How is target searching on Reaxys different now than previously?

RS: When you searched for a target in Reaxys before, it was all about the bioactivity data related to that patent or that compound that was tested against. Which is great when you want to go in-depth. But when you’re talking about that competitive intelligence part, it’s not so much the data that you’re interested in. When you’re doing competitive intelligence, the question is: ‘I have this target that I’m about to start a project on. What is known about it and who else is working on it? Have I got a good chance of building a project that’s going to be successful looking for compounds against this target or not?’

Rosalind Sankey, Senior Product Manager Chemistry at Elsevier

Previously, it was too narrow, covering too few offices. We have not only expanded the coverage, but also ensured to apply the latest data science technology to assess the relevancy of a given target. The reason this is so important is you’re adding the ability to do higher-level, broader text-based searching on biological targets, retrieving relevant results thanks to our primary target indexing. Once you have a good view of the patent landscape, you can decide for which targets you want to retrieve in-depth experimental data.

If you can’t do that high-level target search on a text basis in patent or journal content, you’ve only seen a very narrow world. Later on in your project, you’re going to say, ‘Okay, so which substances have bioactivities against this target?’ That’s also great where the manual excerption in Reaxys comes in, but you need both. You can’t have just one or the other.

Q: Can you share a little bit about how this would have helped you in your own practice when you were doing research?

RS: Definitely. We’d worked with a CRO, and we’d often be bidding for projects and creating proposals. This would have helped me because when you are trying to understand the patent landscape and setting out the vision for the project, that’s where this type of information is crucial. I would have been able to use Reaxys to investigate – ‘Is that a good strategy to pursue? Does that disease have a causal link with that target? Is there a good opportunity to pursue this or not?’ And also seeing who else is playing in that space as well.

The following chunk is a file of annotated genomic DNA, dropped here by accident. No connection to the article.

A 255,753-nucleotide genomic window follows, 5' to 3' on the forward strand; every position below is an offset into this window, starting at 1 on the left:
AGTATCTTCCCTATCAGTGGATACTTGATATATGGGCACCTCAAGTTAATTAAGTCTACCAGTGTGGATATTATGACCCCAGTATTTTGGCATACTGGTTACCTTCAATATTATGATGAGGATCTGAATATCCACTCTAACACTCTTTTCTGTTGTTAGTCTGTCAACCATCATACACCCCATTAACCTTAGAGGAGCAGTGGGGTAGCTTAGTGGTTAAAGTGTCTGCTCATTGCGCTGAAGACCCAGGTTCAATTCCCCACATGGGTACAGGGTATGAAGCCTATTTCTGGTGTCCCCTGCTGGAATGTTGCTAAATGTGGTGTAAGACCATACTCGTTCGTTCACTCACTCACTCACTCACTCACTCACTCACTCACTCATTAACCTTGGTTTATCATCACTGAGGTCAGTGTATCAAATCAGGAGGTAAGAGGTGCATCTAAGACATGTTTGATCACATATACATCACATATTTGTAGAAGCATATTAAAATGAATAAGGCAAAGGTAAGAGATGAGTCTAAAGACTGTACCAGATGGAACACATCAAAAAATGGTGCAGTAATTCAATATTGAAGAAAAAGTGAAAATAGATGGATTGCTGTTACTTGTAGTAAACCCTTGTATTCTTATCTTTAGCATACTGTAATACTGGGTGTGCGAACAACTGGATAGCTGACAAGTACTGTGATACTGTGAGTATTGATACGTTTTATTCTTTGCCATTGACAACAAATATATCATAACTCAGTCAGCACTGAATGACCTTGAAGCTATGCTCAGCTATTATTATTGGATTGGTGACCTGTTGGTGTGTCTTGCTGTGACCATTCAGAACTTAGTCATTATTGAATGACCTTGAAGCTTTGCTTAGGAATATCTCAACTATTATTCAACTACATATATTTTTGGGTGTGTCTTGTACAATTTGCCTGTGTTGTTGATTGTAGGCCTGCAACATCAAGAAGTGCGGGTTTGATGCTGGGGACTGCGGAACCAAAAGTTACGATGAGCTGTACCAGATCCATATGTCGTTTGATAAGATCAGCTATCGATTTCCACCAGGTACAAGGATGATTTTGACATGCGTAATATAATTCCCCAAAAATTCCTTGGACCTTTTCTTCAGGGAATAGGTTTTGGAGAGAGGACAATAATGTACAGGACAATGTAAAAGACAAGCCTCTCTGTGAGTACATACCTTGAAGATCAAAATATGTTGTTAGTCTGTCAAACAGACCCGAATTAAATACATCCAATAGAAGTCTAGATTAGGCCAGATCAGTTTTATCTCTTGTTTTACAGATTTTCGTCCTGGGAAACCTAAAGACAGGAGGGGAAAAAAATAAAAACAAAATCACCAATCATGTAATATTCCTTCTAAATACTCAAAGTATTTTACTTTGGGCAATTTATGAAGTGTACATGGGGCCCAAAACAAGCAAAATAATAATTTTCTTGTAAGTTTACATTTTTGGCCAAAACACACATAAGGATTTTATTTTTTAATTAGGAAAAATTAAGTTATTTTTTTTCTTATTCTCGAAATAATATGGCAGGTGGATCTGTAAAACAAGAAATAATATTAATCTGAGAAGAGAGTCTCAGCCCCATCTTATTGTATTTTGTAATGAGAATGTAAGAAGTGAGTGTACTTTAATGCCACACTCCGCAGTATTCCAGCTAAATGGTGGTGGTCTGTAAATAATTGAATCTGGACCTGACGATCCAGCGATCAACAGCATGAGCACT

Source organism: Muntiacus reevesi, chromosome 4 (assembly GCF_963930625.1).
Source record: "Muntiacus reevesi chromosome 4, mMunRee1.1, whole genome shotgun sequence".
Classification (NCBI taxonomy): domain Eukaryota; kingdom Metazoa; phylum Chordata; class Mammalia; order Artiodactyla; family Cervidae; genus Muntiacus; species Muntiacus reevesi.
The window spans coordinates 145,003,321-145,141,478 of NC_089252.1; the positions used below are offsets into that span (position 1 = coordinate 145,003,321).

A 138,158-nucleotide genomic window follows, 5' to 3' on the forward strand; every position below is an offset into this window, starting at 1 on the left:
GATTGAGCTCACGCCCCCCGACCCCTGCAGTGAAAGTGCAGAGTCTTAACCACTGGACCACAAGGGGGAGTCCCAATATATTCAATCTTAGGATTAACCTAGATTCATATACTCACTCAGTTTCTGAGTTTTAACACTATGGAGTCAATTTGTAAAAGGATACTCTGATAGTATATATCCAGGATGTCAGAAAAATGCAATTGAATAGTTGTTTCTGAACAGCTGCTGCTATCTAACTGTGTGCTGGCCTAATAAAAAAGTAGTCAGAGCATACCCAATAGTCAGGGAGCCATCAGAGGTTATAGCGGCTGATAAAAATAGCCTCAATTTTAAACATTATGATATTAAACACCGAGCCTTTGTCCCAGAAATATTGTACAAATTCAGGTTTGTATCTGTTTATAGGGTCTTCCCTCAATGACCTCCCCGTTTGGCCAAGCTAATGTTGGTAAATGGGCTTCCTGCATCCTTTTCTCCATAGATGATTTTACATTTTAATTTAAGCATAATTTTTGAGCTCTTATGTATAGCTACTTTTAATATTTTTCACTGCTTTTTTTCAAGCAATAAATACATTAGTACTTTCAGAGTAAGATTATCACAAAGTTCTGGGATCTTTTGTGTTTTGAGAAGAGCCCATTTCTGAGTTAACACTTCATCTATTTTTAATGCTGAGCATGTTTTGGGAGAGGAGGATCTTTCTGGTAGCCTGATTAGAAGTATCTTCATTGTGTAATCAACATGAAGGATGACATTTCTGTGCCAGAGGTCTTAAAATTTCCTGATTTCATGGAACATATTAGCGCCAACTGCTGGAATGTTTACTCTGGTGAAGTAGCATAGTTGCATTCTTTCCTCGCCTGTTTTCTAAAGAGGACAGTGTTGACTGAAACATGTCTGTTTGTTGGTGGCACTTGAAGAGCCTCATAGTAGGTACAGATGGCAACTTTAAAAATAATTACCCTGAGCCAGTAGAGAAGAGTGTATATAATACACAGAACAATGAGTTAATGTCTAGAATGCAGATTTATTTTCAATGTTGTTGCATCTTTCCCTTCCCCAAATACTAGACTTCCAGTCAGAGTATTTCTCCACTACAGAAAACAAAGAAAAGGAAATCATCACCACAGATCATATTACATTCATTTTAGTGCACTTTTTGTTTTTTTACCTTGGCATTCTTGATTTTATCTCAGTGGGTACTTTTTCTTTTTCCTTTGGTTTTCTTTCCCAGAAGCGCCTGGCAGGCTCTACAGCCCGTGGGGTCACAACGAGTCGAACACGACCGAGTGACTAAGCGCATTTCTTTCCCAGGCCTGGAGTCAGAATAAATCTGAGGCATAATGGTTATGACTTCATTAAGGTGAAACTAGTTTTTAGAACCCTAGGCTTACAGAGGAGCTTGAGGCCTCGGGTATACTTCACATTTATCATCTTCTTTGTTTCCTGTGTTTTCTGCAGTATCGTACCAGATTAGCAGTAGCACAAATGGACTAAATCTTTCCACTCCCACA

What it allows you to do is craft those proposals with a lot of scientific information, so you’ve got a better chance to win the business. And then you also have a better opportunity to execute on the project, because when you’re executing, Reaxys experimental data is critical to find insights quickly and progress your project with confidence on the choices you make – so that’s where the manual excerption is important.

Are there any other projects you are working on with LexisNexis?

RS: Yes. Another piece of critical feedback we’ve had from customers is that they want stronger data and information on the patent ownership, because sometimes patents can move if companies get acquired, or sometimes companies buy patents from other companies.

This is a strength for LexisNexis. They track the movement of patent ownership and company information really, really well. What we’re working on with them on right now is how do we get that information into Reaxys, so users can easily search for ownership of a patent.

On the other side is allowing users to see who filed the patent originally, and who owns it now, because it can change. That was another piece of strong customer feedback we received, not only that the search perspective needed to improve and the filtering by having more structured company name information, but also the status of a patent as well.

Learn more about the extensive chemistry patent coverage available in Reaxys here.